Everton FC: The football club that teaches troubled children
Everton Free School is the first school run by a Premier League football club, taking on students who have not been able to stay in mainstream education. The Victoria Derbyshire programme has been given exclusive access to the school.
Life for Liam, aged 15, hasn't been easy.
Liam, whose full name we have not used, has attention deficit hyperactivity disorder (ADHD) and autism, and witnessed domestic violence while growing up.
His own mental health has also been a worry, and he has been the target of bullies. All of this had a big impact on his time at school, and by the time he was entering his teens, options for his education were running out.
"It was very anxious for me as a parent, to know you had to be at work all day and your son was somewhere he hated being," says his mother Laura.
"I'd worry all day. Is he going to get hit? Are they going to be waiting for him after school?"
It was a dark time for Liam, and meant his progress was slipping. He wasn't turning up to class, and when he did, he'd get into fights.
"It was hard to get the work done. I'd always need the one-on-one. It would always be so hard to complete a task," he says.
Three years ago, Laura was told about Everton Free School - the only school run by a Premier League football club. For lifelong fan Liam, it seemed like a real opportunity.
The school has 120 students and teaches English, maths and science as core GCSEs, as well as a range of more practical subjects aimed at getting the students jobs when they finish.
But all of them have special needs of some kind - behavioural problems, issues at home and some with drugs and crime.
Chloe, who is also 15, had serious behavioural problems.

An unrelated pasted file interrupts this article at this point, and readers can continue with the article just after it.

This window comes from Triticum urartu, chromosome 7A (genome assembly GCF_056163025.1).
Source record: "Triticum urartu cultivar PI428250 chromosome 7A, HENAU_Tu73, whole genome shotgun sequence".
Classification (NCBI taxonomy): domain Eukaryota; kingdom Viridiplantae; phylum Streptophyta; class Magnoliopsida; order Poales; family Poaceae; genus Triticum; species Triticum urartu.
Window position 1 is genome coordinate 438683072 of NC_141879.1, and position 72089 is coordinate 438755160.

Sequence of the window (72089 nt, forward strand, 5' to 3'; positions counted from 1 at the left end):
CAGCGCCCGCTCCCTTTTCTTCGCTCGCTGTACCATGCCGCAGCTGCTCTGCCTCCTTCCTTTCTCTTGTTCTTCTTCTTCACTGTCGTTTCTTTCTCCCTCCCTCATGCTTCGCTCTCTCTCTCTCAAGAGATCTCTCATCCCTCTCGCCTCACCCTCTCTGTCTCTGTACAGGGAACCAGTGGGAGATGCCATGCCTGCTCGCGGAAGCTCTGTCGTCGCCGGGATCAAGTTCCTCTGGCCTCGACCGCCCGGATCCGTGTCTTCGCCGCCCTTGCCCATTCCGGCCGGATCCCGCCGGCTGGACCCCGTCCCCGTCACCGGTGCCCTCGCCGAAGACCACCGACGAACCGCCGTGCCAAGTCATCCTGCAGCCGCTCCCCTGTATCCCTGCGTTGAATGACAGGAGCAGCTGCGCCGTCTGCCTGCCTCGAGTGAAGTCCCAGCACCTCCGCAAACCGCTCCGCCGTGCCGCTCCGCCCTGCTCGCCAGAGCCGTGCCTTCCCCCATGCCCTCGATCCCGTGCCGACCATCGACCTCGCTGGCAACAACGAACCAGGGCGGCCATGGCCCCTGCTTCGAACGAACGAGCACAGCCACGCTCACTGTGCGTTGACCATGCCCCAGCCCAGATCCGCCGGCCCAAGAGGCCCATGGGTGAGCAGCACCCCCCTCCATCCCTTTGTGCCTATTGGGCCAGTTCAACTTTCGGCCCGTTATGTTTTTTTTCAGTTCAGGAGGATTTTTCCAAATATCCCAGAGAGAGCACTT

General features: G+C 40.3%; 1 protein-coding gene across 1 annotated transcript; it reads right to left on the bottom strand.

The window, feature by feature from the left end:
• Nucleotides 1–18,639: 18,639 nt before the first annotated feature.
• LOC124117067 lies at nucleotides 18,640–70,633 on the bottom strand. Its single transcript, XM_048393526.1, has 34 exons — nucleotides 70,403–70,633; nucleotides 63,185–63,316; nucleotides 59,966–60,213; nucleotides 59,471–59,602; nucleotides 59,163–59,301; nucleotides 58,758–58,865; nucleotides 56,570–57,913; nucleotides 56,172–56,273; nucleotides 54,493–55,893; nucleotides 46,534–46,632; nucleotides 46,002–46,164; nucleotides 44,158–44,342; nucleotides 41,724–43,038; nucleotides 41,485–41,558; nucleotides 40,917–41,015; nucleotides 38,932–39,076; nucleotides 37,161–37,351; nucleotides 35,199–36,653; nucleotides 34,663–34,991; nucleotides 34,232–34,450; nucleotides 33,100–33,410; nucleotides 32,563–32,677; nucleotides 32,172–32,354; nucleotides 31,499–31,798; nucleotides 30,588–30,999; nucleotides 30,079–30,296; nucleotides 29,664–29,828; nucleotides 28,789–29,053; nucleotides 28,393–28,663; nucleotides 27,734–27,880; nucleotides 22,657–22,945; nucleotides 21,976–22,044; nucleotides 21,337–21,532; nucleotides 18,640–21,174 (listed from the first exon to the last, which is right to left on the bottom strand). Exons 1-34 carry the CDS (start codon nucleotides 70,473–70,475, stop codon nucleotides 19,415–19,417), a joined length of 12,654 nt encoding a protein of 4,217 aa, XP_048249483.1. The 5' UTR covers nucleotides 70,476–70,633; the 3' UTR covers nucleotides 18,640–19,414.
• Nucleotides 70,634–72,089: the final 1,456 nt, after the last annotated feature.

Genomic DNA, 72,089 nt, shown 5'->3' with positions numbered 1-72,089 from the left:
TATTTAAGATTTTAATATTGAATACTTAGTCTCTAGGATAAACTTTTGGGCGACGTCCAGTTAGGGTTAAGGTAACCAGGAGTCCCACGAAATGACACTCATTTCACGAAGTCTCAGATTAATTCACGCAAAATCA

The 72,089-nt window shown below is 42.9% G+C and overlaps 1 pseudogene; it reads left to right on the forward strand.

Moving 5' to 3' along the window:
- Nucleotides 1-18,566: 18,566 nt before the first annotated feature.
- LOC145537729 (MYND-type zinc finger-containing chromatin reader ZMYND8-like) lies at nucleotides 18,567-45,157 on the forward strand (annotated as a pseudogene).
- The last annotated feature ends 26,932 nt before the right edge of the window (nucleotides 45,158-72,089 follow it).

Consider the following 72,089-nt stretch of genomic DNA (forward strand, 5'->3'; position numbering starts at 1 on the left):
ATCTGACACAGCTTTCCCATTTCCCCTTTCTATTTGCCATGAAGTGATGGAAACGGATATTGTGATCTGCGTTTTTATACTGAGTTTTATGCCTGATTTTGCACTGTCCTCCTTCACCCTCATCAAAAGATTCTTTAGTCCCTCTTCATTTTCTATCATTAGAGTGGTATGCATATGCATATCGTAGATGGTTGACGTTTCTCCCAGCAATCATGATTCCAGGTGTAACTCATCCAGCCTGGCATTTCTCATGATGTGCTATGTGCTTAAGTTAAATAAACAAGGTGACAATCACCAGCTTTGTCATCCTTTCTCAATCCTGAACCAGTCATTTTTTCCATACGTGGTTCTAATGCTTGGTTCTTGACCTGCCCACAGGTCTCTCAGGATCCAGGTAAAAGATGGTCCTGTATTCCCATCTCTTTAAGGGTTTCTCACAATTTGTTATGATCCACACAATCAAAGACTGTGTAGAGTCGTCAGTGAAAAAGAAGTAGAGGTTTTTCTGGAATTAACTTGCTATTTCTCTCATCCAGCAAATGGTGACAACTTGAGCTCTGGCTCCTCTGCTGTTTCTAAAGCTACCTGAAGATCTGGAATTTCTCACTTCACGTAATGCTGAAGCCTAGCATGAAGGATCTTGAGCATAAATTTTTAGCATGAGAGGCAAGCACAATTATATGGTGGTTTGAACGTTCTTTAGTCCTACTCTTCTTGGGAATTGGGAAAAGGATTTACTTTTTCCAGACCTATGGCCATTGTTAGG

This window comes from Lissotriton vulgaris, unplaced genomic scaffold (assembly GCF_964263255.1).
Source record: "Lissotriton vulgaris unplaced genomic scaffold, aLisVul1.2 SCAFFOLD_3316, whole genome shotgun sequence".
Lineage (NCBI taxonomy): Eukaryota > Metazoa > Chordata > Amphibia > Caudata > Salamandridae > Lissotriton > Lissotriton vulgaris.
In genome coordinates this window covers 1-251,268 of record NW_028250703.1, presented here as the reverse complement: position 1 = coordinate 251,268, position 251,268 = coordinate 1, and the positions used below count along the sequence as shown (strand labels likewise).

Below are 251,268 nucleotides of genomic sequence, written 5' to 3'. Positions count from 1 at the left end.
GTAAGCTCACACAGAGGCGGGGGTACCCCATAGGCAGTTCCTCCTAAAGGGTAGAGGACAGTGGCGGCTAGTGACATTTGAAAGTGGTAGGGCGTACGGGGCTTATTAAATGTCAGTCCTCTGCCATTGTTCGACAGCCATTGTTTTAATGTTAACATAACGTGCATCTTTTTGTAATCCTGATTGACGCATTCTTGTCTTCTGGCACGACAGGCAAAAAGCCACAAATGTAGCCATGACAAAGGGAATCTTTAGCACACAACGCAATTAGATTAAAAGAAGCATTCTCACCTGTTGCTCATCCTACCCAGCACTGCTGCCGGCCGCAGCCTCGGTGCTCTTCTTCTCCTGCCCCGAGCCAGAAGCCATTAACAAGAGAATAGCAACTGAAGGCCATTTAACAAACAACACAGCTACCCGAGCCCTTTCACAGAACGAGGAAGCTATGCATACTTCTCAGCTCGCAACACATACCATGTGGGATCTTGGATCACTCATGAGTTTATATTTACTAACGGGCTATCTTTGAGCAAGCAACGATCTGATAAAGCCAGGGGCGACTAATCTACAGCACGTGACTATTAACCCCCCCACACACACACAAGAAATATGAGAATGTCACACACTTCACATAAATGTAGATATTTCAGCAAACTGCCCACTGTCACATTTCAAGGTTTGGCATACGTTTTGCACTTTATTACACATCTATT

"I got kicked out. I was naughty, and used to do nothing in school and used to argue with all the teachers. I used to fight," she remembers. "People used to go around carrying knives and that. And if they'd get into a fight they'd stab them."
Laura was in two minds about sending Liam into a school where students had such problems.
"Definitely without a doubt, it was the hardest decision I've ever had to make," she says. "Am I throwing my child from the furnace into the fire? I really had to think hard about it."
And it's not cheap.
At £14,500 a year per pupil, it is three times the cost of a mainstream school - a bill picked up by the taxpayer.
I ask Richard Cronin, the school's executive principal, if it is just a way of rewarding difficult kids.
He says there is a "really high correlation" between young people not being engaged in the education system and being involved in crime.
"We are engaging them. That's got to be beneficial to everybody," he says.
Most would have had a 5-10% attendance. This school aims to get them up above 80%.
One of the perks of being associated with Everton - for fans like Liam anyway - is meeting the players when they come and visit the school.
England and Everton defender Phil Jagielka came to join a science lesson.
"A few of them want to speak to you," the footballer says.
"A few of them want to give you a little bit of banter - there are a couple of Liverpool fans in here and all sorts, so they refuse to write the word blue down for instance.
"I've been here for a long time now and I've met some fantastic characters, some great people.
"If you give these kids a chance to open up and talk, more often than not, you know you've had a great day. These are going to be young men and women in a couple of years and if we can give them a decent foothold then that's what's important."
Liam beams as he meets his team's captain, wearing the Everton kit. He's now doing extra maths and is working towards a qualification in coaching football.
"As a fan it makes you proud. The crest on your chest every day. It's what you want really."
The Everton brand - and its profile and money - is a big bonus for this school.
But in wearing the kit and being associated with its name, the students gain something more important: respect.
And it is changing their lives.
Watch the Victoria Derbyshire programme on weekdays between 09:00 and 11:00 on BBC Two and the BBC News channel.